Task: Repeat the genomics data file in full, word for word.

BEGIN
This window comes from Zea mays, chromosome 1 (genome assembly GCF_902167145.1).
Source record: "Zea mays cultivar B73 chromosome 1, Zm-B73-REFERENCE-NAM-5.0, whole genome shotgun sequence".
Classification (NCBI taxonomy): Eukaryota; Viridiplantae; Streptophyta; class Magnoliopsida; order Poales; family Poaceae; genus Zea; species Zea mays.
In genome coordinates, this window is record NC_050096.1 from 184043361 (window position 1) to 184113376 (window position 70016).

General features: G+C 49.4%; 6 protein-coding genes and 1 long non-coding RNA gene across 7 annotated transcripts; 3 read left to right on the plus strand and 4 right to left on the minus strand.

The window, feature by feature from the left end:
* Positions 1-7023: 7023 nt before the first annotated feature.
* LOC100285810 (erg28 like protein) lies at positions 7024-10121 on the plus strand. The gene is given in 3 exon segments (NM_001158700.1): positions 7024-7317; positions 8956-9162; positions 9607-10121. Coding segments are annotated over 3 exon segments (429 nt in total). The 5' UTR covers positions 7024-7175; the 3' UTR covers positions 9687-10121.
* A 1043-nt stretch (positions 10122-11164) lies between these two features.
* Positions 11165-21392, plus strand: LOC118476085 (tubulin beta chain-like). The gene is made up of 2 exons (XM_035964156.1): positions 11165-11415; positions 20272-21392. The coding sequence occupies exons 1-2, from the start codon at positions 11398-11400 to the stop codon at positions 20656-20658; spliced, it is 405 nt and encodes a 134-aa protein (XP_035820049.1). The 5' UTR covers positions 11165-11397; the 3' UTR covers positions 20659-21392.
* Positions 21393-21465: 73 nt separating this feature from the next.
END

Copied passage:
This window comes from Zea mays, chromosome 1 (genome assembly GCF_902167145.1).
Source record: "Zea mays cultivar B73 chromosome 1, Zm-B73-REFERENCE-NAM-5.0, whole genome shotgun sequence".
Classification (NCBI taxonomy): Eukaryota; Viridiplantae; Streptophyta; class Magnoliopsida; order Poales; family Poaceae; genus Zea; species Zea mays.
In genome coordinates, this window is record NC_050096.1 from 184043361 (window position 1) to 184113376 (window position 70016).

General features: G+C 49.4%; 6 protein-coding genes and 1 long non-coding RNA gene across 7 annotated transcripts; 3 read left to right on the plus strand and 4 right to left on the minus strand.

The window, feature by feature from the left end:
* Positions 1-7023: 7023 nt before the first annotated feature.
* LOC100285810 (erg28 like protein) lies at positions 7024-10121 on the plus strand. The gene is given in 3 exon segments (NM_001158700.1): positions 7024-7317; positions 8956-9162; positions 9607-10121. Coding segments are annotated over 3 exon segments (429 nt in total). The 5' UTR covers positions 7024-7175; the 3' UTR covers positions 9687-10121.
* A 1043-nt stretch (positions 10122-11164) lies between these two features.
* Positions 11165-21392, plus strand: LOC118476085 (tubulin beta chain-like). The gene is made up of 2 exons (XM_035964156.1): positions 11165-11415; positions 20272-21392. The coding sequence occupies exons 1-2, from the start codon at positions 11398-11400 to the stop codon at positions 20656-20658; spliced, it is 405 nt and encodes a 134-aa protein (XP_035820049.1). The 5' UTR covers positions 11165-11397; the 3' UTR covers positions 20659-21392.
* Positions 21393-21465: 73 nt separating this feature from the next.